Delimiter used in FTP virtual usernames is invalid as per W3C spec

halr9000

Member
Sep 24, 2004
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0
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I just created a bugzilla for this, but I thought it'd make sense to raise this in the forum in case anyone else has run across it. What do you guys think? How responsive is cPanel to bugs usually?

http://bugzilla.cpanel.net/show_bug.cgi?id=2209
cPanel creates virtual FTP user accounts in the form [email protected]. When
encoding this a URI, this is what you get:

[email protected]@vhost.com

I'm starting to have issues because many of the programs I'm using expect URIs
to be built as per the W3C spec as listed here:

http://www.w3.org/Addressing/URL/uri-spec.html

The only legal characters in the username portion according to this spec are:

A-Za-z0-9 and the characters "- _ . +"

The presence of the extra @ sign makes FTP virtually (no pun intended) useless
to me. Please fix asap. It would make sense to use + like you do with pop3.
 

chirpy

Well-Known Member
Verifed Vendor
Jun 15, 2002
13,437
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473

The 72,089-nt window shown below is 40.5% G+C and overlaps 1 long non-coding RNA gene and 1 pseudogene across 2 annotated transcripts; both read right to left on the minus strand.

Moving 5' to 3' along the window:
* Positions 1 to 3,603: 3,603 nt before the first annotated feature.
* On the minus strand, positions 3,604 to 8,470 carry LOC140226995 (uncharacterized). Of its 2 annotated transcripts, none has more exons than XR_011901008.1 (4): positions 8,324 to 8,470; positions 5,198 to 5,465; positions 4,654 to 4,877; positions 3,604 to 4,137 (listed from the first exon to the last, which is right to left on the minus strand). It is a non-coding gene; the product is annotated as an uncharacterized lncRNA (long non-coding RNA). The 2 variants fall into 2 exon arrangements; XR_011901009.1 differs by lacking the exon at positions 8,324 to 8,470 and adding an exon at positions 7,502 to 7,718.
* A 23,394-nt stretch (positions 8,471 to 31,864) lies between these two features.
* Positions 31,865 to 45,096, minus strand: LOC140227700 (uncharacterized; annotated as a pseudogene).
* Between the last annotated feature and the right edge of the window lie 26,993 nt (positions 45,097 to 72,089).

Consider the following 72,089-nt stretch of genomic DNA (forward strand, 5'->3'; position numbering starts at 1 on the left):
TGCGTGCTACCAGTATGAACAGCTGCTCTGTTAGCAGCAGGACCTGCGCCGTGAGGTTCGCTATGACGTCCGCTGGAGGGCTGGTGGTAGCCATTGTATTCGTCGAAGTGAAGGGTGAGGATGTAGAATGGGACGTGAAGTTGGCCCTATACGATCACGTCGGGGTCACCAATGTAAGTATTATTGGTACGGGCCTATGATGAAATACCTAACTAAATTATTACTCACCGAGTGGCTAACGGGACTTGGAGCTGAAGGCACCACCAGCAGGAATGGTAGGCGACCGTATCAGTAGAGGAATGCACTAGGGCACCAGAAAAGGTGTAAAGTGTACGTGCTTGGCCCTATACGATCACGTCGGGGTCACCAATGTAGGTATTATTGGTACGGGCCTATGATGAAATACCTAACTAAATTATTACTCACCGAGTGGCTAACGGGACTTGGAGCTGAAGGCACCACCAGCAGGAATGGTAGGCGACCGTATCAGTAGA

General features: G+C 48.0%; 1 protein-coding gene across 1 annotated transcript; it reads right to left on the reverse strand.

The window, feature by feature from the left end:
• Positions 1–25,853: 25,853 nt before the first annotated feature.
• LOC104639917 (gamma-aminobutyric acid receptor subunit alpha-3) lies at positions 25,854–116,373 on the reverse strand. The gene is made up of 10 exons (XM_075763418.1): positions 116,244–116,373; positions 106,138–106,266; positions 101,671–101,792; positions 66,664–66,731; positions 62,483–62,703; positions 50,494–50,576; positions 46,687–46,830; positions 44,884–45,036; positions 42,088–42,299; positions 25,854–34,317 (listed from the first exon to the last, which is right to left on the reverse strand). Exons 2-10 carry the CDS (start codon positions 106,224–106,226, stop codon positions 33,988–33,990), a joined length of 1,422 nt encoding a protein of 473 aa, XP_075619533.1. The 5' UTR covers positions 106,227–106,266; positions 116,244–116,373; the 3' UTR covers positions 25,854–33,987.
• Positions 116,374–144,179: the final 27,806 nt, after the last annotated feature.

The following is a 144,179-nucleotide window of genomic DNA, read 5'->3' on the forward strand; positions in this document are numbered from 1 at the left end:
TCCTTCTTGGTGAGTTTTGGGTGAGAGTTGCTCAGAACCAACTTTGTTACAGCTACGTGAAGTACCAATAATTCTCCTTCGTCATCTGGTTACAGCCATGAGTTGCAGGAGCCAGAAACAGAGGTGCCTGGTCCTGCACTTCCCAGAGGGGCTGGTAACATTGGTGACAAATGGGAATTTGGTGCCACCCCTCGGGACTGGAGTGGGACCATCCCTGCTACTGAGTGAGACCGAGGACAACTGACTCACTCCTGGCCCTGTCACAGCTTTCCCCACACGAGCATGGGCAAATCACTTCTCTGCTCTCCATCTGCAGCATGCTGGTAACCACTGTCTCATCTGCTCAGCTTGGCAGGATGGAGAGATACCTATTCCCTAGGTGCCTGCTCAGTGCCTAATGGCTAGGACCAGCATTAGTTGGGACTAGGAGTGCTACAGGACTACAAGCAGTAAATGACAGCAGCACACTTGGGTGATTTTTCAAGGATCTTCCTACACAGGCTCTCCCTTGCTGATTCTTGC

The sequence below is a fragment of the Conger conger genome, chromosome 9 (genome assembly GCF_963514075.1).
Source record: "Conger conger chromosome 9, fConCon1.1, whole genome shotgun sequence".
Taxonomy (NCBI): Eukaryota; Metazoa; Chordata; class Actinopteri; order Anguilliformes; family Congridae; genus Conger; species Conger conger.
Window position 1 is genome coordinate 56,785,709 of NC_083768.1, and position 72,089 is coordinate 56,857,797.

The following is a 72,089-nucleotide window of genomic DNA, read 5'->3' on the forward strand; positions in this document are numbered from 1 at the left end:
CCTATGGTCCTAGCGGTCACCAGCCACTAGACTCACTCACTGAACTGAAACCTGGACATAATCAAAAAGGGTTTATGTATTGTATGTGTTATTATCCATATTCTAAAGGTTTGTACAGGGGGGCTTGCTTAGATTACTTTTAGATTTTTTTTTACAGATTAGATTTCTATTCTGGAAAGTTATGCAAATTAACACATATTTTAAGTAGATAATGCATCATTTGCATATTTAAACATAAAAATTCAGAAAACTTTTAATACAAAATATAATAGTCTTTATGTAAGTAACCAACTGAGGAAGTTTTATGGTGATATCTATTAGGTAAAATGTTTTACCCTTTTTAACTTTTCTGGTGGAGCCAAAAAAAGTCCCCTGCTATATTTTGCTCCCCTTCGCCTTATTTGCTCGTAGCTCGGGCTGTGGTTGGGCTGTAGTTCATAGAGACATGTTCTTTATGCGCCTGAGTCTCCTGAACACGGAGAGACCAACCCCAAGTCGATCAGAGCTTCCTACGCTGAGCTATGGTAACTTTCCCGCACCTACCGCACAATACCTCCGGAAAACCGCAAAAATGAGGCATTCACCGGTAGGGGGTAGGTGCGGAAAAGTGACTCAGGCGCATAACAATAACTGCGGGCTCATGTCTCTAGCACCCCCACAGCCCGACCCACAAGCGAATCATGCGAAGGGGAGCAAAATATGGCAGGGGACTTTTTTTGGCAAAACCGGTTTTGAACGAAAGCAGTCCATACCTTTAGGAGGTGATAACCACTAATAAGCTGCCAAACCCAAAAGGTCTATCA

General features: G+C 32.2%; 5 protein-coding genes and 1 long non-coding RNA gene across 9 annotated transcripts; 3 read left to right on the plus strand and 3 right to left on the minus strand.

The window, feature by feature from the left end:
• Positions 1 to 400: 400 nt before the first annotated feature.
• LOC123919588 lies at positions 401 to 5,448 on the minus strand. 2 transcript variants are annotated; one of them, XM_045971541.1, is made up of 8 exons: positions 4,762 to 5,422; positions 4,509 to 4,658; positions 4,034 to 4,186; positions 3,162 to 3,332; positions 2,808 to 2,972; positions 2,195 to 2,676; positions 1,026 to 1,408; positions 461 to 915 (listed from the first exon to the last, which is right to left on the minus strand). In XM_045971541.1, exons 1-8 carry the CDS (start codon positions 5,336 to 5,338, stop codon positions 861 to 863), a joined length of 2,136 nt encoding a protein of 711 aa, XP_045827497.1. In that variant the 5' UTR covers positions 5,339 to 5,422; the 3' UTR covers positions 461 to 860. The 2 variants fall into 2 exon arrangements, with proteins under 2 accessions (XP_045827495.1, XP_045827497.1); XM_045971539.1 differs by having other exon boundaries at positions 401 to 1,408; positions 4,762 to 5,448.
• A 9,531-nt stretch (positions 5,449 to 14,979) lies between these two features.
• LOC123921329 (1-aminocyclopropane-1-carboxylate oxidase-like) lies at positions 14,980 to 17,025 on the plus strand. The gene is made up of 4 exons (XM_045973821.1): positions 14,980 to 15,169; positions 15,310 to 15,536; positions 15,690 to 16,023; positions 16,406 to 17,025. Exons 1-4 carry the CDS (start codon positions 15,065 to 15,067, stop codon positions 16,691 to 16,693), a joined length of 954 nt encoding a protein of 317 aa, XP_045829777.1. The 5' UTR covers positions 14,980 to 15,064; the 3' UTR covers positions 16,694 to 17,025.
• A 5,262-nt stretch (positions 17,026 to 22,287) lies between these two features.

Go on, have a guess
It ought to be possible with proftpd, but don't know how easy it would be with pure-ftpd. It would probably mean duplicating all the account information to add another account format.

It depends whether the amount of work is worth it compared to the actual need. Since you can no longer use that format in IE, it makes it a moot point for the average 95%+ of users.

Another consideration, is that so long as it's meeting the ftp RFC requirements, then they are meeting their obligation. Using FTP in browsers is after all a pretty nasty cludge.
 
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halr9000

Member
Sep 24, 2004
7
0
151
Another consideration, is that so long as it's meeting the ftp RFC requirements, then they are meeting their obligation. Using FTP in browsers is after all a pretty nasty cludge.
Well, while browsers make crappy ftp clients, the ftp-url scheme is just as old as the http one. It was included in the beginning, see rfc1738, circie 1994. I just tried wading through rfc959 (ftp) but it's REALLY dry and I got bored. :) I'm not certain that it mentions what qualifies as a username, though. But we know what is *not* allowed in a uri-spec.

But anyway, who said I was using a browser? I'm actually trying to host an open-source software project's code repository. I was going to install Subversion on my box, but its apache module requires apache2. Then I found arch which doesn't require any server-side stuff at all, just an ftp server. But, you guessed it, it uses the FTP URI spec on its command-line.

http://subversion.tigris.org/
http://www.gnu.org/software/gnu-arch/

I'm open to any tips on hosting an RCS package on cpanel, but I still feel this is a bug.